Although Stresemann knew of efforts by Hans von Seeckt to evade the disarmament clauses of the Treaty of Versailles, he won the confidence of the Allies. He ended (1923) the passive resistance in the Ruhr district against French and Belgian occupation and obtained the evacuation of the Ruhr in 1924; he accepted the Dawes Plan (1924) and the Young Plan (1929) for reparations; he raised the hope for peace by his part in the Locarno Pact (1925); he renewed (1926) the Rapallo treaty with the USSR; and he had Germany admitted (1926) into the League of Nations with the rank of a great power. His harmonious relation with France's Aristide Briand became one of personal friendship. In 1928, Stresemann signed the Kellogg-Briand Pact. Soon after obtaining his last success, the evacuation of the Rhineland, Stresemann died of the consequences of overwork. His death was, prophetically, considered a calamity by all but the extremist elements in Germany. Stresemann shared the 1926 Nobel Peace Prize with Briand.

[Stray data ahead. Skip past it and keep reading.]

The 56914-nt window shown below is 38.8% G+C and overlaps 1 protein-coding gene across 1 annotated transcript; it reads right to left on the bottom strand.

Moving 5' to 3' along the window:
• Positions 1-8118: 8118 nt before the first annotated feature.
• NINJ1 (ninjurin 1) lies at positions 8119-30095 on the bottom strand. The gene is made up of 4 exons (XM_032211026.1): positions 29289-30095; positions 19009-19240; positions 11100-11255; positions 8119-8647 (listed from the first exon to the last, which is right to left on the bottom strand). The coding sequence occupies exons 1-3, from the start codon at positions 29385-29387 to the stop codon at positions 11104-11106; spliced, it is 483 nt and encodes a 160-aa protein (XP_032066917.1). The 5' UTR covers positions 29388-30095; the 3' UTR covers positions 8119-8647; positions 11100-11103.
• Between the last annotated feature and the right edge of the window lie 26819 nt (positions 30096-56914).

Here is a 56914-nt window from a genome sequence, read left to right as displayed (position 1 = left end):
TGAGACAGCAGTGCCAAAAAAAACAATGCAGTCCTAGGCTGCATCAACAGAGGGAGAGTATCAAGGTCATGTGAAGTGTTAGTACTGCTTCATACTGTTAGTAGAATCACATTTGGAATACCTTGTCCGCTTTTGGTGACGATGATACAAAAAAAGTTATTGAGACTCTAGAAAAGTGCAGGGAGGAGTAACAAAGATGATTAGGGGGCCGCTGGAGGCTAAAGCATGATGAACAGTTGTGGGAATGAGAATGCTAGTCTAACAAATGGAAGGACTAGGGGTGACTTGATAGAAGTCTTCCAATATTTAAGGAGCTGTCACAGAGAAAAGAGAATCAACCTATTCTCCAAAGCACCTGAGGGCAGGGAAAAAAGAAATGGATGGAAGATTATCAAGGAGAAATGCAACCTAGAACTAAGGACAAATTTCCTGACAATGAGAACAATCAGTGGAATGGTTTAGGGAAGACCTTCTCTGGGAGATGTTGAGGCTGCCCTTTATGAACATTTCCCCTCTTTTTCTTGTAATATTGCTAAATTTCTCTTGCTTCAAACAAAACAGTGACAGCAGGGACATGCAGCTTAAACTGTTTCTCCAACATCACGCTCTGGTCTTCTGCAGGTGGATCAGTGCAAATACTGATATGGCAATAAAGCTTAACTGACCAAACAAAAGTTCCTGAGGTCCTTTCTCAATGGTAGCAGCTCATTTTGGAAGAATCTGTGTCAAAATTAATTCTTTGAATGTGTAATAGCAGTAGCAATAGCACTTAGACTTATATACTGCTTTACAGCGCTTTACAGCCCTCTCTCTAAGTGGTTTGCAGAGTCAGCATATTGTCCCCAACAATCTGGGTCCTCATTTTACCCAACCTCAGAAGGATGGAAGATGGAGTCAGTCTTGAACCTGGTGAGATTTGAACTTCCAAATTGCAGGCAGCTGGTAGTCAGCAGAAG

See his Essays and Speeches (tr. 1930, repr. 1968); E. Sutton, ed., Gustav Stresemann: His Diaries, Letters, and Papers (3 vol., 1935–40); biography by J. Wright (2003); studies by H. L. Bretton (1953), H. A. Turner (1963), D. Warren (1964), F. E. Hirsch (1964), and C. M. Kimmich (1968).
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